Spec Fic Sub-genre of the Week

A list of posts in the Spec Fic Sub-genre Series, describing rather than defining various sub-genres in speculative fiction.

(Please make sure to check the publication date.  These posts are scheduled to post on the appropriate day, so not all of the links are going to be functional.)

1. Series Introduction

2. Steampunk  Oct. 4, 2009

3. Series Revival

4. Urban Fantasy  Jan. 13, 2010

5. Series Re-revival

6. Space Opera  July 20, 2013

7. New Weird  Jul. 27, 2013

8. Magical Realism  Aug. 3, 2013

9. High Fantasy  Aug 10, 2013

10. Mundane SF  Aug. 17, 2013

11. Sword and Sorcery  Aug. 24, 2013

12. Social Science Fiction  Aug. 31, 2013

13. Epic Fantasy  Sept. 7, 2013

14. Dystopian  Sept. 14, 2013

15. Portal Fantasy  Sept. 21, 2013

16. Near-future SF  Sept. 28, 2013

17. Fairytale Fiction  Oct. 5, 2013

18. Cyberpunk  Oct. 12, 2013

19. Historical Fantasy  Oct. 19, 2013

20. Alternate History  Oct. 26, 2013

21. Dark Fantasy  Nov. 2, 2013

22. Post-apocalyptic  Nov. 9, 2013

23. Fantasy of Manners  Nov. 16, 2013

24. Military SF  Nov. 23, 2013

25. Time Travel SF  Nov. 30, 2013

(Titles without links represent completed posts scheduled to be released in the future.)


7 responses to “Spec Fic Sub-genre of the Week

  1. Sarah Weaver

    September 13, 2013 at 3:21 PM

    I’m wondering, how is Near Future distinct from Cyberpunk? I know is Cyberpunk the emphasis is placed on “High tech, low life.” And usually has adventures in cyberspace. Near Future may not necessarily have virtual reality. Or Augmented.

    • atsiko

      September 13, 2013 at 3:32 PM

      Cyberpunk technically does not require a near-future setting, for one thing. Further, Near-Future SF can hit a lot of SF topics and tropes, whereas cyber-punk mostly sticks with computers and the internet. There’s also the whole “punk” thing, which is where the low life comes in. Near-future doesn’t require that atmosphere of the underside of technology in the same way cyber-punk does.

      There’s not an easy answer, because of all of the overlap. But say, a story about a space-elevator that doesn’t include hacking or cyber-space can be near-future, but it won’t be cyberpunk.

      It’s sort of how like Urban Fantasy is a huge marketing thing now, but it’s technically just a sub-genre of contemporary fantasy. One is based almost entirely on a specific set of tropes and conventions, while the other is more of a time-period classification.

      As an example, Paolo Bacigalupi’s The Wind-up Girl is near-future SF (among other things), but it’s not cyberpunk. You could make an argument for bio-punk, I guess). There’s no focus on computers or cyber-space, but it’s recognizably set on Earth, probably within the next 50 years.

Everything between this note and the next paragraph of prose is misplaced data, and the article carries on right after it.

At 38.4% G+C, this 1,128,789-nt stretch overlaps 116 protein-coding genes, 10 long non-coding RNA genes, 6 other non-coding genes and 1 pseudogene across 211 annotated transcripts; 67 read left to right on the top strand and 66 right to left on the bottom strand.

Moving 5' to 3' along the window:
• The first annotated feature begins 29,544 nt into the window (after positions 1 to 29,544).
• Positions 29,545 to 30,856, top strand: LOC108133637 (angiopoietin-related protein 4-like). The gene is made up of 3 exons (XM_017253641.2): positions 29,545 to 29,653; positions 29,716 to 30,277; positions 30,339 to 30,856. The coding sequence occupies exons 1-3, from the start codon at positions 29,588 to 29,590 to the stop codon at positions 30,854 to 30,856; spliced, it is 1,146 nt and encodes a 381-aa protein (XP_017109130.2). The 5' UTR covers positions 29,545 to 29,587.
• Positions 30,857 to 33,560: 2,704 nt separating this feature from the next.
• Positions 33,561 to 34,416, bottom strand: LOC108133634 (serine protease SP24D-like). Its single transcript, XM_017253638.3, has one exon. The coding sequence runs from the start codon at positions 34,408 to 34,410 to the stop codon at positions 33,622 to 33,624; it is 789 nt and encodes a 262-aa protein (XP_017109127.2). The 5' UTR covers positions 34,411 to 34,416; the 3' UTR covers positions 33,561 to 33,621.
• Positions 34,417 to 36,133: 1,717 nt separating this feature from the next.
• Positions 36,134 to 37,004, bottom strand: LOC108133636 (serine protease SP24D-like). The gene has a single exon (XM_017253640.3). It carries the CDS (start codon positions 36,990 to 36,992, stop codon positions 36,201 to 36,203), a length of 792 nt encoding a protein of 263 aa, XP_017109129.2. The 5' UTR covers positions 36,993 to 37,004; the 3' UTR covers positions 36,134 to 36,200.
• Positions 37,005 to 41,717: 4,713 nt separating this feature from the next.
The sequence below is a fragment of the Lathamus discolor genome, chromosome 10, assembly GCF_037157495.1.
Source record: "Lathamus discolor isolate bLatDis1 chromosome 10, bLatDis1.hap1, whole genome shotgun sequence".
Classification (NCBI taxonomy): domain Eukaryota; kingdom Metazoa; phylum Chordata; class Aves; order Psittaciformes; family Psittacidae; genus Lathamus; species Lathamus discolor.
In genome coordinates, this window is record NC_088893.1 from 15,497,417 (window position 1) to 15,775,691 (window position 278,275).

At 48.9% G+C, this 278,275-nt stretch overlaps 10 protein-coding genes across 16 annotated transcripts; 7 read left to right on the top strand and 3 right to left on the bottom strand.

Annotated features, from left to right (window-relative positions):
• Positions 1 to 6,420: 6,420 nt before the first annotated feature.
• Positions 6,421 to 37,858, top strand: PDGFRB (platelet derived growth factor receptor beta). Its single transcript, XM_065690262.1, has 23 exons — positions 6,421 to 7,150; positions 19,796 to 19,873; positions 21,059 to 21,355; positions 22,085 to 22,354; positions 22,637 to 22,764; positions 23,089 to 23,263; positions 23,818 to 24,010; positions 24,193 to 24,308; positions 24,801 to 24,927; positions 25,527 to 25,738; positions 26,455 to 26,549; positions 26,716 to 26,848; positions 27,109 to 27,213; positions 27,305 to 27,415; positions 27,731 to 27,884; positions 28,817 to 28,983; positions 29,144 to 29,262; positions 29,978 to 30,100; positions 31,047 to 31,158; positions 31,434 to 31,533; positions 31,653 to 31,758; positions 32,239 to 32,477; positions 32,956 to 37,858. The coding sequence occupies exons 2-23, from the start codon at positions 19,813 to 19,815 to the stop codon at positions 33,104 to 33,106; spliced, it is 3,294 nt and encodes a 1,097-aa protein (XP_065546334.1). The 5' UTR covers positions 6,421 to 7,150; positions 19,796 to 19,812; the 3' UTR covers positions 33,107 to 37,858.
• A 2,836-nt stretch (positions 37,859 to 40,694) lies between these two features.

Does that answer your question?

  2. Sarah Weaver

    September 13, 2013 at 5:39 PM

    So like Military Sf could in theory also be Near Future. And yes, thanks.

    Do you think most SF genre’s are already established, or are new ones being created every day? I’m still looking for the William Gibson adaptation of Alice & Wonderland. (The sky beyond the looking glass, was the color of riddles. The mad hatter said, “It’s like I’m having this massive Hat withdrawals man!” A wonderland voice, and wonderland joke.)

    Sorry, I’m kind of a dork.

    • atsiko

      September 13, 2013 at 10:14 PM

      Don’t apologize. Dorks are great. I love dorks. I am a pretty big one, probably.

      Military SF could be near-future, although I think that the Military part would override the near-future part as far as marketing and such is concerned, but it would still be a fair decriptor.

      I think the majority of SF genres for are mostly established, but if new technology comes out, or if some new tropes are introduced, you could certainly spark a new one. It’d probably be a rare occurrence, though.

  3. Sarah Weaver

    December 10, 2013 at 7:07 AM

    I’ve found myself in a bit of a predictamate. I used to use dreampunk, before I moved onto NumeroHex. But how much contemporary can a story include before its not spec fic anymore? I finished four projects that fall in a modern non futuristic setting, yet seems to include an early dream-based virtual reality. (Its like the internet, but pod protected.) I have a weird issue of
    creating new tech, instead of old tech.

    I know you mentioned mundane sf, but dreamspace is more underground. So its not mainstream. I’m a genre mess.:/

    • atsiko

      December 10, 2013 at 9:32 AM

      Just call it near-future SF or cyberpunk and be done with it. It’s fun sometimes to nitpick, but chances are people will just call it one of the above anyway.

      • Sarah

        March 30, 2016 at 1:11 AM

        I was wondering, is there a genre that straddles the line between fantasy and sf without overt characteristics of either?

        Also a friend of mine is having a laugh about the father to poor to feed his daughter, but refuses to sell his car from the 1980s … in the 2100s. I accidently created a monster.


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